Filmmaker, artist, and poet Ijeoma Iloputaife and filmmaker and film scholar Philana Payton will come together on May 14 to discuss their practices and the common themes between them. Central to both artists’ work is understanding and representing the role of Black women in the face of institutionalized racism, black-on-black violence, colonialism, and normalized misogyny in many forms. Iloputaife and Payton will address the Black female experience in their work as well as the intergenerational similarities and differences they’ve experienced and expressed through their art as well as the progress, or lack thereof, made in the betterment of the plight of women today.
This program is organized on the occasion of Time is Running Out of Time: Experimental Film and Video from the L.A. Rebellion and Today, which is on view at Art + Practice through September 14, 2019, and is presented in conjunction with Soul of a Nation: Art in the Age of Black Power 1963-1983, on view at The Broad through September 1, 2019.
Time is Running Out of Time is presented by Art + Practice in collaboration with The Broad, and is curated by The Broad’s Jheanelle Brown, Programs Manager and Sarah Loyer, Associate Curator and Exhibitions Manager.
All contemporary art programs at Art + Practice are free and open to all. No RSVPs or tickets are required, but seating is limited, so please arrive early to find a seat. Ample metered and public lot parking is available.
Multi-talented Imaginator Ijeoma Iloputaife, also known as Omah Diegu and ‘oma ‘taife, is a Ghana-born Nigerian who has taken up residency in California as an American citizen. She plays a pioneering role as the first African woman to study film and television production at the University of California Los Angeles (UCLA) and is recognized as one of the filmmakers of an iconic group known as L.A. Rebellion. As a college undergraduate in the mid-1970’s, Ijeoma Iloputaife studied fine and applied arts at the University of Nigeria Nsukka (UNN) and worked as a newsreel correspondent with Radio Nigeria Lagos during the vacations. Upon graduation, she worked as a reporter with Nigerian Television Authority (NTA) Lagos before deciding to become a Master of Fine Arts (MFA) candidate at the University of California Los Angeles (UCLA) in the late 1970s. Ijeoma Iloputaife has since made a number of films, some of which are still in circulation, including African Woman-USA; and The Snake in My Bed. As ‘oma ‘taife, she’s held exhibitions of her oil paintings under such theme titles as “Strange encounter With the Ancestors” and “The plight of The Rural Woman in Africa.” As Omah Diegu, she continues to write poems, essays, and novels which she hopes to add to her publications, which include Frauen Afrikas – Woman of Africa.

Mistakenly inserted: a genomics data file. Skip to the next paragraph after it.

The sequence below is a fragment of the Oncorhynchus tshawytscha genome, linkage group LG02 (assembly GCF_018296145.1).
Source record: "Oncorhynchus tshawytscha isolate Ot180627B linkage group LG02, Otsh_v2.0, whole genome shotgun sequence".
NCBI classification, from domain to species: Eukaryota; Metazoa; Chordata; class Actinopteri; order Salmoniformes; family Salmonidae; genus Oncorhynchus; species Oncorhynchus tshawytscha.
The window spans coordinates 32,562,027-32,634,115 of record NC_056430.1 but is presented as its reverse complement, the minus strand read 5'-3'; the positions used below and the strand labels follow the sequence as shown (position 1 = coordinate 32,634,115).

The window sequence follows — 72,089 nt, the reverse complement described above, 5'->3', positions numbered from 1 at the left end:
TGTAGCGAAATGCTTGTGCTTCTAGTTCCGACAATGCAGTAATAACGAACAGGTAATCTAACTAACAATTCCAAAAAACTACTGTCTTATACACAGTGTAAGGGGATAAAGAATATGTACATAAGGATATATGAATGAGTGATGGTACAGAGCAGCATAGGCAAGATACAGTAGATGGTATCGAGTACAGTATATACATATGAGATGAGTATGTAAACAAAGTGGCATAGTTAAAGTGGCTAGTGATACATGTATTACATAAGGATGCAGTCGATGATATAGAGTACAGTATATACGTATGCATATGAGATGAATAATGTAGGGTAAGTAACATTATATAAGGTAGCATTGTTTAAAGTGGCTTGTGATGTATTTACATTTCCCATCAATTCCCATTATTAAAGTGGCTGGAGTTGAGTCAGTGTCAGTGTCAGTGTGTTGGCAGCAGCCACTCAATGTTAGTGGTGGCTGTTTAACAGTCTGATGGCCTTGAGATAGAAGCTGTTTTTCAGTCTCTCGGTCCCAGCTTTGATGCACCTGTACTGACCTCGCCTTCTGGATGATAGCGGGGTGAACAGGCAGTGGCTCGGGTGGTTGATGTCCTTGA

Philana Payton is an Activist and PhD Candidate in Cinema and Media Studies at the University of Southern California. Her research focus uses Black Studies, Performance Theory, and Queer Theory to explore blackness and visual culture through Black women’s performances. Philana has also done extensive archival research in early 20th century Black Silent Cinema as well as race and gender analyses from the classical film era to today’s cinema, television, and media. She is from Atlanta, GA.